Erinaceous

Erinaceous /ɛ.rɪˈneɪ.ʃəs/ Adj. Hedgehog-like.

Yes, erinaceous is a word that describes something that is similar to a hedgehog. It comes from the Latin word for hedgehog, ērināceus, and I think it is delightful that English has this word. You know, just in case there’s something in our lives which we can only describe as resembling a hedgehog.

Sure, you say, it could just mean spiky, bristly, prickly, or oddly cute. But it doesn’t.

It’s not just the spikiness of a hedgehog that it describes; it’s the entire hedgehogness. So, off the top of my head, this word could apply to; porcupines (“It was erinacious in appearance, but actually of the rodent family“), echidnae (“I thought it was erinaceous until it laid an egg right in front of me!“) and pin-cushions (“Grandma your pin cushion is somewhat erinaceous“). Oh, and hedgehogs, but that’s pretty tautological.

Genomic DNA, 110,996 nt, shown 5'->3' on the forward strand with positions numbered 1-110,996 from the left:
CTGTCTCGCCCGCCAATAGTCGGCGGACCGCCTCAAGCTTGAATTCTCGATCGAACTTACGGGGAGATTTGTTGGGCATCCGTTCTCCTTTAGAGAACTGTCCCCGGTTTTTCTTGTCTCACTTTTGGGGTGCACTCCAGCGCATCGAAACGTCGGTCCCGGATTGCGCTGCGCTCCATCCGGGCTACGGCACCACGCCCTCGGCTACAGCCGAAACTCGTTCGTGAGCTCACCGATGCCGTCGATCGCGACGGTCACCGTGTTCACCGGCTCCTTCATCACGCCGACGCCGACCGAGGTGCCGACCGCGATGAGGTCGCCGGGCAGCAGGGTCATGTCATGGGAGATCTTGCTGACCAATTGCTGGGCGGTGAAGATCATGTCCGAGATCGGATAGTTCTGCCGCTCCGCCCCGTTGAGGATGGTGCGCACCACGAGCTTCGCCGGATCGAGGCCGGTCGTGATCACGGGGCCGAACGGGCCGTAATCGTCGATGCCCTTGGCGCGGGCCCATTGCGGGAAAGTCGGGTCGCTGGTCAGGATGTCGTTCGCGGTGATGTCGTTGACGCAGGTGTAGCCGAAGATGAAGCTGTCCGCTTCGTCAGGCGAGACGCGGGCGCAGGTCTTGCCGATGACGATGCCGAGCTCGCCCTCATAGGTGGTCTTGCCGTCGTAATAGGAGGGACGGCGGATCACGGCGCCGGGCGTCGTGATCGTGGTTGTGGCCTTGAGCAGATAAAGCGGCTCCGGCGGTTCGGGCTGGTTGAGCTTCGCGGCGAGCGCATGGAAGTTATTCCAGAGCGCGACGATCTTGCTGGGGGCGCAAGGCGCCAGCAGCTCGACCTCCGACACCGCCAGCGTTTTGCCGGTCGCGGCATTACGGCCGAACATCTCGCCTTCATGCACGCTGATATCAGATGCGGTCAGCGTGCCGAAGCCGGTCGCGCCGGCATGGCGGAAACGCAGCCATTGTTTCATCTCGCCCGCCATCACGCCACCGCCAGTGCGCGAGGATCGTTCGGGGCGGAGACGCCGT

So basically we have an adjective here that has a very limited descriptive range. When using this word, and being pedantic (I can’t imagine a non-pedantic person using this word), you will always have to qualify your statements. You will find somewhat erinaceous, relatively erinaceous and fairly erinaceous but the only truly erinaceous thing in the world is a hedgehog. And there’s no point stating the obvious to the point of redundancy. The only other application is describing erinaceous art, I guess. And who goes around painting pictures of hedgehogs?

This is a word that has one very specific meaning. And that’s a rarity in English. According to the Oxford English Dictionary there are, at the very least, a quarter of a million distinct English words, but if different senses of each word were counted then this number would triple. Meaning that, on average, each word in the English language (and these statistics exclude inflections, technical and regional words) has an average of three meanings or senses.

But not erinaceous, the most specific word in the English language.

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